Sometimes, when we bring renewed attention to the body, a funny thing happens: we overdo it. I know that when I start to become more aware of some aspect of my physicality, I suddenly start to notice everything. And these observations are rarely neutral. They're accompanied, more often than not, by criticism and judgment: things I wish were different about how I look, or about how my body feels or moves. Given that this is an easy place for the mind to go, it's helpful to remember that we're not doing the practices of “Gurumayi's Guidance” to feed our own vanity, or to find yet another metric against which to evaluate our physical abilities or appearance. We're doing the practices to regain access to a deeper and more authentic part of ourselves. The body is the medium in this context; it gives us insight, at once honest and compassionate, into what is happening within us. It helps us to unearth something about who we truly are.
In one of the practices, for example, Gurumayi guides us to experience laughter—to give full permission to the latent mirth that waits, whether we're conscious of it or not, to issue forth from within us. I spoke to several people after they'd done this practice, and they shared with me that at first they'd felt self-conscious about laughing—and not just laughing, but laughing fully and with abandon, as the instructions indicate. It wasn't altogether surprising to hear this; most of us have been conditioned to stifle our laughter. We've learned to hold in our chuckles, to cover our mouths, to flatten the quirks out of our laughter, any idiosyncrasies that might make it unique to us. Yet when it comes down to it, laughter—full-throated, prana-filled, uninhibited laughter—will always be what we incline toward. It is one of our natural states of being.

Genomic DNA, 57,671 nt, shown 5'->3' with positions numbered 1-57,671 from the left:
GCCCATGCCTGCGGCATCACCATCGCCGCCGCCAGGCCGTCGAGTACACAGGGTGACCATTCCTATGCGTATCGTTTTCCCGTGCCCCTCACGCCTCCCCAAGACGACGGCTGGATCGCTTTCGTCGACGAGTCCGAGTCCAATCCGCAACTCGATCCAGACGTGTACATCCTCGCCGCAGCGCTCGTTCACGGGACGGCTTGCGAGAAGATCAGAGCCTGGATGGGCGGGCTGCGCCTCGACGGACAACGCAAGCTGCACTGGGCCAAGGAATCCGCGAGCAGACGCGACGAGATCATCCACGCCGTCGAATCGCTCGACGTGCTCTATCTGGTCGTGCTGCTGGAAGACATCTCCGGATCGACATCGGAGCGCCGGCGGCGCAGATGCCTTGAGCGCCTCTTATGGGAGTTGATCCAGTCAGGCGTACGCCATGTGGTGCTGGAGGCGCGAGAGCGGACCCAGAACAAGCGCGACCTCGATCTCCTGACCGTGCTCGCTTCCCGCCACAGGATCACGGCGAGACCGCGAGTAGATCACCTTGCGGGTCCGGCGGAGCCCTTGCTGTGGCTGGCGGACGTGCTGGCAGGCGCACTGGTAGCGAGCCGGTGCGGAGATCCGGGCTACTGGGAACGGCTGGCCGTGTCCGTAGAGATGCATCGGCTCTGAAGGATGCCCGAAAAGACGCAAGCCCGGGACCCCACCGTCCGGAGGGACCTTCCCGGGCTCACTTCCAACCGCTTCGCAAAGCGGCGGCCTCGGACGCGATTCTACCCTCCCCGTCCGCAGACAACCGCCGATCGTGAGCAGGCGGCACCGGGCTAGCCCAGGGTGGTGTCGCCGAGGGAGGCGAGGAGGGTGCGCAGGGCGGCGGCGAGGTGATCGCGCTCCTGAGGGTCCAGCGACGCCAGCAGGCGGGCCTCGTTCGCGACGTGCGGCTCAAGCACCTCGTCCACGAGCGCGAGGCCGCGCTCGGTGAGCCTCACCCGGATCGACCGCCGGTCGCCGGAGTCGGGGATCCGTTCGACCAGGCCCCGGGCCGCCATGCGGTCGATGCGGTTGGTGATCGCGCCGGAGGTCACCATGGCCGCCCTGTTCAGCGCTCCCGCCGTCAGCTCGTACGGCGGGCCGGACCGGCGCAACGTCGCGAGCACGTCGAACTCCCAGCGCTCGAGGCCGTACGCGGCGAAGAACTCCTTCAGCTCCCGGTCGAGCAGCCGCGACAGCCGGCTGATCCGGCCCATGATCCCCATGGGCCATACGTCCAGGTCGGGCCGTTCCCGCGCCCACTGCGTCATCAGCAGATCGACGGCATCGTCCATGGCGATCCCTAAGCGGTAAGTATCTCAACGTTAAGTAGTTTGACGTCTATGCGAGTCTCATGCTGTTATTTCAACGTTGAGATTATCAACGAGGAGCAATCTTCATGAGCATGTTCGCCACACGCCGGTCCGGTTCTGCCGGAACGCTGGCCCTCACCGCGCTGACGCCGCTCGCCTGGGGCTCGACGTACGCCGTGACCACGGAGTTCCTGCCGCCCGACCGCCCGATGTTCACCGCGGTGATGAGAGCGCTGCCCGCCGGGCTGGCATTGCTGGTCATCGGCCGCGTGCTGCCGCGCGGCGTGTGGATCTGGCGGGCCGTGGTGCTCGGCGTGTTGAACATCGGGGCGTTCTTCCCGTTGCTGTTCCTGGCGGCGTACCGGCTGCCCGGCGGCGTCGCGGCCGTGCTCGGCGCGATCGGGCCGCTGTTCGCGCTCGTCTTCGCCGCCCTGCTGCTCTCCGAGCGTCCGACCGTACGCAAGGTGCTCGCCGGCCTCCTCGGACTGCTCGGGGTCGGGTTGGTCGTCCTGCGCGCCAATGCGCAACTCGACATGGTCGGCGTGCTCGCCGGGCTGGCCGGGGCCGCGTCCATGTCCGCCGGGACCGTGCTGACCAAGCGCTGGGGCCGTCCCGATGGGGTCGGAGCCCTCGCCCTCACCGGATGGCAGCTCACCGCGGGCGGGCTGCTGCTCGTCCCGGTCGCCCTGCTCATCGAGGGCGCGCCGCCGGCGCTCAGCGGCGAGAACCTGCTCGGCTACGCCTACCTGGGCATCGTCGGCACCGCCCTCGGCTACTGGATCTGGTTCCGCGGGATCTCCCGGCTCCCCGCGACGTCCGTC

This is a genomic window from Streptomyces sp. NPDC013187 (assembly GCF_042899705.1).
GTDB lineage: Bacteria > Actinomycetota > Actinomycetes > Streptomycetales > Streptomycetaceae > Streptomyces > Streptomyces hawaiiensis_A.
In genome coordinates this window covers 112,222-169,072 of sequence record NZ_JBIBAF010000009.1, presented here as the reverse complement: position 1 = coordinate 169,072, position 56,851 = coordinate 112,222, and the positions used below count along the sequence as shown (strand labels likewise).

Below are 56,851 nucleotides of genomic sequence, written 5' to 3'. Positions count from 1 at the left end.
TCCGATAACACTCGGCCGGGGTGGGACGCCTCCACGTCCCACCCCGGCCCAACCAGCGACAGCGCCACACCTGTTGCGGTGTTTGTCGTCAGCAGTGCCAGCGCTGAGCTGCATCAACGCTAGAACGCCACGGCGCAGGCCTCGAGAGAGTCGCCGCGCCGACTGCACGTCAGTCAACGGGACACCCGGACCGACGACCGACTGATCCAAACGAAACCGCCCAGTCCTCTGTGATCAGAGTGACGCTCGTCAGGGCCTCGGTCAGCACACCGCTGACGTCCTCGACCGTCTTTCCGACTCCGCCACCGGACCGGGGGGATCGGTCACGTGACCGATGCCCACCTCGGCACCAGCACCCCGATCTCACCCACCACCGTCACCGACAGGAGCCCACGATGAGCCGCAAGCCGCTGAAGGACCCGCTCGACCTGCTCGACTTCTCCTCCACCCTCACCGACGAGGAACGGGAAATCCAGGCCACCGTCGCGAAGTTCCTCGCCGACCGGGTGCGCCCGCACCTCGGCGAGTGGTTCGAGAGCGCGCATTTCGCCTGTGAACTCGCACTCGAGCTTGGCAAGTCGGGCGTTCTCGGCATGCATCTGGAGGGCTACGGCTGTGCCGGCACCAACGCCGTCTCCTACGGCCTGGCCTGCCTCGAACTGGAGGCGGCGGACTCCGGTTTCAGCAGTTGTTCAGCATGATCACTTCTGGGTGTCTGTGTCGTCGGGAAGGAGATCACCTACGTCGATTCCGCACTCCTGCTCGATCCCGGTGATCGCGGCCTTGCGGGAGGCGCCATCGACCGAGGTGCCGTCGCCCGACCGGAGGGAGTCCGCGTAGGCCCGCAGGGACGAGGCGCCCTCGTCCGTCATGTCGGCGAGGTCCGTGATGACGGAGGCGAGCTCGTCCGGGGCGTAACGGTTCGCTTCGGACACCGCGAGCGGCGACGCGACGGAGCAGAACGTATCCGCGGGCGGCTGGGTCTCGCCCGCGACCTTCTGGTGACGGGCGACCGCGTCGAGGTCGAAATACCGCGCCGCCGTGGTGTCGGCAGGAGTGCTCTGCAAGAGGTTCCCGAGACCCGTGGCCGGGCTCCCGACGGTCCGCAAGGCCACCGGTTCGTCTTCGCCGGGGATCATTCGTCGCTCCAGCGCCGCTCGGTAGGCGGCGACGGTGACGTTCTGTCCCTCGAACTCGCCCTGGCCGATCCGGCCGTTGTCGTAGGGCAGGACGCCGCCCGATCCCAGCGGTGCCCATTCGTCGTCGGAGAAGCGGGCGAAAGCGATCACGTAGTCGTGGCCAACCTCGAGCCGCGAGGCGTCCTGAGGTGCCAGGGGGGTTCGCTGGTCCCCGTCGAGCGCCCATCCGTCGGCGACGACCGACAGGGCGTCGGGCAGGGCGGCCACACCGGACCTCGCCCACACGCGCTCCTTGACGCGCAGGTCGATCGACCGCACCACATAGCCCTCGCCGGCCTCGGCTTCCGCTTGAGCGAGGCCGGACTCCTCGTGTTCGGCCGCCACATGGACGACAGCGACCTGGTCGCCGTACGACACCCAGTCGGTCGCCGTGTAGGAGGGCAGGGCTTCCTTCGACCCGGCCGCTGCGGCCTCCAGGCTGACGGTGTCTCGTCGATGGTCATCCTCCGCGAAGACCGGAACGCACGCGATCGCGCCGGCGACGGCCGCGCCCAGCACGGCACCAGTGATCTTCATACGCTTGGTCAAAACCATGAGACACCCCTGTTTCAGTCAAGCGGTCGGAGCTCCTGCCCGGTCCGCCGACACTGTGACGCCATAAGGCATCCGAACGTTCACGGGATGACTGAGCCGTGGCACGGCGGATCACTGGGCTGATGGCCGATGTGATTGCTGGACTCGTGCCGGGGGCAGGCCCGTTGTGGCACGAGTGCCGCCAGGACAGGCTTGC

Young children are great evidence of this. They could be in the throes of the fiercest tantrum, deeply committed to voicing their displeasure about whatever they feel has gone awry. But as soon as their parent says or does something amusing, what happens? Their crying and screaming come to an abrupt halt. They fix their eyes on their parent, who—if they're quick enough to seize the opening—will double down on whatever goofy sound or expression they're making. And then slowly, from amidst the sniffles and the tears, a smile will emerge. A giggle. A gurgling laugh. The child's discontent simply cannot last when met with joy, because joy is the more instinctive place for them to be.